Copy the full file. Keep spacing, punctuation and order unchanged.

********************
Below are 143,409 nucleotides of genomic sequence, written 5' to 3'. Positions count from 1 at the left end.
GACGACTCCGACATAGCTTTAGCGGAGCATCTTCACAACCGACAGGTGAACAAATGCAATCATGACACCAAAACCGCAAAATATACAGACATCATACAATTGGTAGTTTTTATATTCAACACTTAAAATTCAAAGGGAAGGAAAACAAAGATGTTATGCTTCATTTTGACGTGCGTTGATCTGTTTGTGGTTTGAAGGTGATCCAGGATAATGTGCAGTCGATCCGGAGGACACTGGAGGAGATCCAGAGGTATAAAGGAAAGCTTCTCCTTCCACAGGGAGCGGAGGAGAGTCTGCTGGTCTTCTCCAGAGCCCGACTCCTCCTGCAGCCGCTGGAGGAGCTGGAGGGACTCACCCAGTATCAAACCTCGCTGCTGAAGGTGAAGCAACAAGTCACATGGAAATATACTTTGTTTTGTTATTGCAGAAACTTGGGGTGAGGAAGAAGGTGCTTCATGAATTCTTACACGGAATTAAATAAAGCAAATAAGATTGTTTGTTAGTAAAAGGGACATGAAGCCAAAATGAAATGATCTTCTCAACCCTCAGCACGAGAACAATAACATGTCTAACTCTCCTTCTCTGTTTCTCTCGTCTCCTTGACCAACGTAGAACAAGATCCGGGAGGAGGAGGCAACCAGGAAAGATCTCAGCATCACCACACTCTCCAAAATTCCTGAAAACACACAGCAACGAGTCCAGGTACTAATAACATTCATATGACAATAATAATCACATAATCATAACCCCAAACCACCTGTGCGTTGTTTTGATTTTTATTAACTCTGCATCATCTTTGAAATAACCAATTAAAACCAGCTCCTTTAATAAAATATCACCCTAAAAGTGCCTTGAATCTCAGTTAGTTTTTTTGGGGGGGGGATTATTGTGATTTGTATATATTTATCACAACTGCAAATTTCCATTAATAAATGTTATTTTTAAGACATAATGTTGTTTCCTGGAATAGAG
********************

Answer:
Below are 143,409 nucleotides of genomic sequence, written 5' to 3'. Positions count from 1 at the left end.
GACGACTCCGACATAGCTTTAGCGGAGCATCTTCACAACCGACAGGTGAACAAATGCAATCATGACACCAAAACCGCAAAATATACAGACATCATACAATTGGTAGTTTTTATATTCAACACTTAAAATTCAAAGGGAAGGAAAACAAAGATGTTATGCTTCATTTTGACGTGCGTTGATCTGTTTGTGGTTTGAAGGTGATCCAGGATAATGTGCAGTCGATCCGGAGGACACTGGAGGAGATCCAGAGGTATAAAGGAAAGCTTCTCCTTCCACAGGGAGCGGAGGAGAGTCTGCTGGTCTTCTCCAGAGCCCGACTCCTCCTGCAGCCGCTGGAGGAGCTGGAGGGACTCACCCAGTATCAAACCTCGCTGCTGAAGGTGAAGCAACAAGTCACATGGAAATATACTTTGTTTTGTTATTGCAGAAACTTGGGGTGAGGAAGAAGGTGCTTCATGAATTCTTACACGGAATTAAATAAAGCAAATAAGATTGTTTGTTAGTAAAAGGGACATGAAGCCAAAATGAAATGATCTTCTCAACCCTCAGCACGAGAACAATAACATGTCTAACTCTCCTTCTCTGTTTCTCTCGTCTCCTTGACCAACGTAGAACAAGATCCGGGAGGAGGAGGCAACCAGGAAAGATCTCAGCATCACCACACTCTCCAAAATTCCTGAAAACACACAGCAACGAGTCCAGGTACTAATAACATTCATATGACAATAATAATCACATAATCATAACCCCAAACCACCTGTGCGTTGTTTTGATTTTTATTAACTCTGCATCATCTTTGAAATAACCAATTAAAACCAGCTCCTTTAATAAAATATCACCCTAAAAGTGCCTTGAATCTCAGTTAGTTTTTTTGGGGGGGGGATTATTGTGATTTGTATATATTTATCACAACTGCAAATTTCCATTAATAAATGTTATTTTTAAGACATAATGTTGTTTCCTGGAATAGAG